A recent Canstar Blue survey showed that 1 in 4 Australians are neglecting to clean their refrigerator for months at a time. And two in five regularly remove mouldy food from their fridge. That dirty combination is putting people at risk of contracting food poisoning, says Marjorie Harvey, founder and director of Australia Food Hygiene Services.
With an estimated 7 million cases of food poisoning every year in Australia, she believes too many people are ignorant to the associated health risks of having a filthy fridge. So here are some helpful tips on how to keep your fridge clean – and healthy.
Keep it clean
Thoroughly clean your fridge on a weekly basis with hot water and mild disinfectant. Be sure to clean up any spills immediately before they have a chance to dry, and wipe off rims of things like jam jars and sauce bottles before putting them back in the fridge.
Think outside the box
Regularly wipe doors and fridge edges with warm water and mild disinfectant. And pay special attention to the areas around the handles which are likely to harbor sticky fingerprints.
Shut that door
Get your chilled and frozen food home quickly, and don’t overfill your fridge when you get there. Having enough room for air circulation is important for effective cooling. And make sure you keep your fridge door shut as much as you can. Having the door open, even when you are unpacking groceries, allows hot air to enter your fridge and raise its temperature. Temperatures can rise very quickly and warm air is the ideal setting for bugs to flourish.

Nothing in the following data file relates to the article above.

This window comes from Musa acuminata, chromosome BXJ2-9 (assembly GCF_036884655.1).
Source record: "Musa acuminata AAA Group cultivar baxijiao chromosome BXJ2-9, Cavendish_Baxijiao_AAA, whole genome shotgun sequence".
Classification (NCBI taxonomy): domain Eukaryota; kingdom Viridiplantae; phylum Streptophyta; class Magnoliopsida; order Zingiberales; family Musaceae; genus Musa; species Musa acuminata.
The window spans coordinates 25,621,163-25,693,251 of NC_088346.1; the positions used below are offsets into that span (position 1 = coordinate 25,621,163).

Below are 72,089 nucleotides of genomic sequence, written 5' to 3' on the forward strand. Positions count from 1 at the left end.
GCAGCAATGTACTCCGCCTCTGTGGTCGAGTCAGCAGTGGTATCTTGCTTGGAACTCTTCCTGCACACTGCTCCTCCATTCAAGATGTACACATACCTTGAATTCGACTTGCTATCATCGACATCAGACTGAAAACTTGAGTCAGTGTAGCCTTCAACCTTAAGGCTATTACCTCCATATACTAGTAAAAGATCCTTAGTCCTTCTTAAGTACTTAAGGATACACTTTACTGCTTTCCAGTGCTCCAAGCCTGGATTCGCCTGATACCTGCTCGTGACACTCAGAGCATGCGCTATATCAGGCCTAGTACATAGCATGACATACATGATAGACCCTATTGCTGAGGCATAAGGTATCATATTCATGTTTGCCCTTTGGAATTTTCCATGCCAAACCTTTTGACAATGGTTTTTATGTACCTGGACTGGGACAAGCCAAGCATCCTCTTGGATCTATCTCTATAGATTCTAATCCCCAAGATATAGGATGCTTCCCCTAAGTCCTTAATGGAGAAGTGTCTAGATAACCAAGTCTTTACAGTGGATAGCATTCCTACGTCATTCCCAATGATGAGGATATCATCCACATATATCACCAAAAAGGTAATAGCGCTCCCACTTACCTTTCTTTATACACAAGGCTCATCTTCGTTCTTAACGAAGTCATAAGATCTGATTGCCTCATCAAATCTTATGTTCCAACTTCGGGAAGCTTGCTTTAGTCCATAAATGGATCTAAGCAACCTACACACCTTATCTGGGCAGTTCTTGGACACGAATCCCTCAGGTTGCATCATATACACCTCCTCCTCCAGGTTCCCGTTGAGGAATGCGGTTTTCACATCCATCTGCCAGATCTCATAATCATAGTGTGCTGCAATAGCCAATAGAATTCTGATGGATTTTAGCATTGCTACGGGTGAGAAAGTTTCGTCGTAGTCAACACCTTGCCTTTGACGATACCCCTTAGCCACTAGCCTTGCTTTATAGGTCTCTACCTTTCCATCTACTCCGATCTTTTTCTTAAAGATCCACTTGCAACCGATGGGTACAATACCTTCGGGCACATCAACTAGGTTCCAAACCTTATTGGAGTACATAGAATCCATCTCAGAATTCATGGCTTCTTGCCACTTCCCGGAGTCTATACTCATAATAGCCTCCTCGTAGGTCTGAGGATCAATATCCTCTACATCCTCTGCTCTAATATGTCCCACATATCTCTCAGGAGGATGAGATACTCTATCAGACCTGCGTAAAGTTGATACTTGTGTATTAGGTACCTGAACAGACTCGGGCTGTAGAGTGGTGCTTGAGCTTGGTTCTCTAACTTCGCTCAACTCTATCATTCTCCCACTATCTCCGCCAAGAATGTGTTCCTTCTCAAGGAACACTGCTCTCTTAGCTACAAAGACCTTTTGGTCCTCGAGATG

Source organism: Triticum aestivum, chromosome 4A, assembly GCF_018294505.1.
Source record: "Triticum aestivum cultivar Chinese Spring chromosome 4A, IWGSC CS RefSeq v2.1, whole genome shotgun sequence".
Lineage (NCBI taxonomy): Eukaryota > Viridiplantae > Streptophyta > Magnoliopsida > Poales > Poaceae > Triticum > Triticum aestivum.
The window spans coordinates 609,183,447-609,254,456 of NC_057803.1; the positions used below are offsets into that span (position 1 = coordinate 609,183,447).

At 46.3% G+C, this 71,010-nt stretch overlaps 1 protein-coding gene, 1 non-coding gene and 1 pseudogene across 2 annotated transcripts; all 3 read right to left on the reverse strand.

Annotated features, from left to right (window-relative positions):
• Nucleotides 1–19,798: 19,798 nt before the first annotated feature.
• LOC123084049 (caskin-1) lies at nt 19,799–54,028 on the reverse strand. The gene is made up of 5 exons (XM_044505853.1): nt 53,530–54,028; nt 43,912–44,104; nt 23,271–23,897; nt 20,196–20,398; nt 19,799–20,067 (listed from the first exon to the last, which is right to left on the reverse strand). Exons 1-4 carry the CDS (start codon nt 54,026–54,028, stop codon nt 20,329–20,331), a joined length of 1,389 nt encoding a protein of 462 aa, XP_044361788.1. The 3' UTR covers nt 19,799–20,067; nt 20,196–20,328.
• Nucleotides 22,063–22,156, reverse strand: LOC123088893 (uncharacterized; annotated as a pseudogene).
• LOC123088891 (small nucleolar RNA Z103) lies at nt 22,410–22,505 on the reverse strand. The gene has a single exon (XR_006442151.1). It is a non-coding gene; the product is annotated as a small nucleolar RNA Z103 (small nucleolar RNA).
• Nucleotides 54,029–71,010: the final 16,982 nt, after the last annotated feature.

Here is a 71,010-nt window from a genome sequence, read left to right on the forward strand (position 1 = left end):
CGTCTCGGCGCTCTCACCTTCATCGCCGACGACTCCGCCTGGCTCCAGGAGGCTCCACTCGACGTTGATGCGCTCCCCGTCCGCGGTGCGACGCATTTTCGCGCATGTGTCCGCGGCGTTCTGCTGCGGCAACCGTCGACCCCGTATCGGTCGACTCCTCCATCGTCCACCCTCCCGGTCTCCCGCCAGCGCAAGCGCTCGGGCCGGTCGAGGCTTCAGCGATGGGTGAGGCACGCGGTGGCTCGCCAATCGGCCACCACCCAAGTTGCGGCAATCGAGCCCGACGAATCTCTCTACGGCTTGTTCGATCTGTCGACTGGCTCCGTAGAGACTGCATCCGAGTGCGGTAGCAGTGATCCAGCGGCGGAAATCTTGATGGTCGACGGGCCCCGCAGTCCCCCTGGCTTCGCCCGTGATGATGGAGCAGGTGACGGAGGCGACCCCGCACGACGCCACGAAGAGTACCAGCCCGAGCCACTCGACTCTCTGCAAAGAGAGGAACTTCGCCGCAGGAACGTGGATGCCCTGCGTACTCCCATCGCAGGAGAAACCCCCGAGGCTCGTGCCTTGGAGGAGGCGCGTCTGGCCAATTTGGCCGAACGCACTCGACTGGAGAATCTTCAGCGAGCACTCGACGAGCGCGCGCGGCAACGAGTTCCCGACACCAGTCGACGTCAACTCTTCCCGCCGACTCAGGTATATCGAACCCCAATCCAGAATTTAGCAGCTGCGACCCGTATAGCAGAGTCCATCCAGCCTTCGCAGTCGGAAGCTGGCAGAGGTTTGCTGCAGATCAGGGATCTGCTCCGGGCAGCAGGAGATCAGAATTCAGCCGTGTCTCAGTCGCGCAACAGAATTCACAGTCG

Keep it cool
Your fridge should be set to between 1 and 4 degrees Celsius. This is not only to keep food fresh, but also to prevent any bacteria already lurking in your fridge from multiplying.
Never the twain shall meet
Keep raw meat separate from cooked meat and other ready-to-eat foods. If a piece of raw meat falls off a plate onto other foods or surfaces, it could be spreading salmonella all over the fridge. So always store raw meat at the bottom of your fridge to avoid blood and other animal juices from dripping onto other foods.
Out with the old, in with the new
Always rotate old foods with new. Make sure that older supplies of food are used first and make a habit of storing new stock at the back of your fridge, bringing older food to the front. This includes things like fruit, vegetables and eggs.